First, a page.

The problem with turf grass is that it is non-native to our region, has shallow roots, requires frequent watering during dry spells, has difficulty competing with broad-leaf weeds, and is often treated with chemicals harmful to our environment. The benefit of a lawn is that it can be walked on. If that space is not needed for your dog, paths, or play, consider alternative landscaping. Reduce the size of your lawn and grow more beneficial plants. However, if you have a lawn, please care for it in an environmentally friendly way.
A healthy lawn depends upon the soil. Amending the soil to increase the fungi, bacteria, microscopic life, and moisture retention capabilities is the best move. Compost, not synthetic chemicals, do this.
All grasses that grow in Michigan are “cool season” which means they will go dormant in summer without a lot of moisture. Expect to see some browning unless you make up for an inch of water a week in our 6-8 weeks of normal summer dry spell. The browning does not mean the lawn is dead. In cooler wetter weather, it will green up.
To care for your lawn in an ecologically safe manner, follow these Four Steps:
- Take a soil test. You can obtain the kit from MSU extension or take about a cup of soil gathered from 10 areas of the lawn to McGough’s in TC. (Information on the proper method to take a soil test is on the internet.)
- With soil test results in hand, go to McGough’s, or another knowledgable source, and ask for their recommendations. Tell them you are not interested in synthetic fertilizers, like Scotts or True Green. The staff should be helpful with identifying which products will provide the minerals and micronutrients lacking in your soil. Buy a targeted broadleaf spray to manage the broadleaf weeds.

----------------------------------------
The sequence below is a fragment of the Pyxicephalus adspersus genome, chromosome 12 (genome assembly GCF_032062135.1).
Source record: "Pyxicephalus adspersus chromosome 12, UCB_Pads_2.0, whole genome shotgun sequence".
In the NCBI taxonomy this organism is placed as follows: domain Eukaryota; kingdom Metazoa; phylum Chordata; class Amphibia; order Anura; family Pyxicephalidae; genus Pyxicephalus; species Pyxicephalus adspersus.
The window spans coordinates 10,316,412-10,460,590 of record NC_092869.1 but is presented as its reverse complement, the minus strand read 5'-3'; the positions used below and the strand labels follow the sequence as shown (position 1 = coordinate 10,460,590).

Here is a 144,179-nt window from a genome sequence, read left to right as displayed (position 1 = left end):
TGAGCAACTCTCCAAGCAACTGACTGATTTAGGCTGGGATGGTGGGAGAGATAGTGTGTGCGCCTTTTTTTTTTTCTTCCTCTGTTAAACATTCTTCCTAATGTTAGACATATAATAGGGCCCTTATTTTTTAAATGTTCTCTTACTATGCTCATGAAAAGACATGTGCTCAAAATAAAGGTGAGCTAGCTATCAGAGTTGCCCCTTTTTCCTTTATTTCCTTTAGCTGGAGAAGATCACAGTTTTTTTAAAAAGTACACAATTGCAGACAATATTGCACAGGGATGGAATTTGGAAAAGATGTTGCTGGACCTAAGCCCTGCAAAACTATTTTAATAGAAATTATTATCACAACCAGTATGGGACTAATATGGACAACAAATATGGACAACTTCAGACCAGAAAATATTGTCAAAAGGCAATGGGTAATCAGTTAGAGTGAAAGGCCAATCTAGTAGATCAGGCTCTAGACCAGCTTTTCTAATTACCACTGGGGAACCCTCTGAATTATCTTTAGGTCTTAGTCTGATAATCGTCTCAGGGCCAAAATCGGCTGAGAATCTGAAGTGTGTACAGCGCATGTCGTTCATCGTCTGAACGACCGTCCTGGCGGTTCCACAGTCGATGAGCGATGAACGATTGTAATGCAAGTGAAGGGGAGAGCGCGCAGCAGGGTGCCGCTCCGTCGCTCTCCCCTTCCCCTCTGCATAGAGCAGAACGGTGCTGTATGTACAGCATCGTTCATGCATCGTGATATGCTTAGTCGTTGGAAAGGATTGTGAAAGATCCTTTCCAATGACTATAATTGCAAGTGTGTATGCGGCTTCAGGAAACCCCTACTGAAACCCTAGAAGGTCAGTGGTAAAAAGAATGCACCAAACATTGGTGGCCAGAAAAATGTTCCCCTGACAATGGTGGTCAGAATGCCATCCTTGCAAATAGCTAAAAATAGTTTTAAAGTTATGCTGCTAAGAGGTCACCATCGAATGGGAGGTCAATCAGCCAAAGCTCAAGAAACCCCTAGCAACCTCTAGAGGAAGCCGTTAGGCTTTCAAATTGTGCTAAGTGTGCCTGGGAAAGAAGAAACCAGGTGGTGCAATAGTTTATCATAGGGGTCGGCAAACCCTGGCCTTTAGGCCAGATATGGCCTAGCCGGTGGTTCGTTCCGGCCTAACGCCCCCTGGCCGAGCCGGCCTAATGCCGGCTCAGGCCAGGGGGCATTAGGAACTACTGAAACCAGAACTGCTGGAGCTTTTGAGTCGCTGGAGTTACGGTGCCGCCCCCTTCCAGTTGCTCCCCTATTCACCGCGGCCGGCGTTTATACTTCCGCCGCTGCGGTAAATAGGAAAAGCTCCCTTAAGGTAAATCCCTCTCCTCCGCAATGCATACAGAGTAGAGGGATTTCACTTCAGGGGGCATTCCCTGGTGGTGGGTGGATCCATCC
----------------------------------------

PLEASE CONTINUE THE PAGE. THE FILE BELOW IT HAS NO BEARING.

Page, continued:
- If the soil is generally low in organic matter (i.e. sand) adding a top layer of good compost can do wonders to feed and restore the soil and the lawn. Using a mulching mower to leave grass clippings in place, and mulching fall leaves with the grass is recommended.
- Water generously the first and second seasons of new seed. To germinate grass seed, it must be kept moist. Once started, a good watering 2-3 times per week is far better than a light sprinkle daily. Watering early morning or early afternoon is best, according to MSU Extension. Mow as high as possible, 3-4 inches, and less often. The long blades shade the roots and leave less soil accessible to weed seeds in the air.
Pennsylvania sedge is a nice lawn alternative. It looks like lawn, it may be mowed a couple of times in a season if you must, but cannot take the foot traffic of turfgrass. It can be installed as an extension of green space. It is especially nice in a semi-shade area where turf grass does not want to grow.
If the soil grows moss… welcome it as a lawn alternative! There is no problem with a moss lawn.
Note: Never add a pesticide to your lawn. They are harmful to beneficial insects, pets, and people.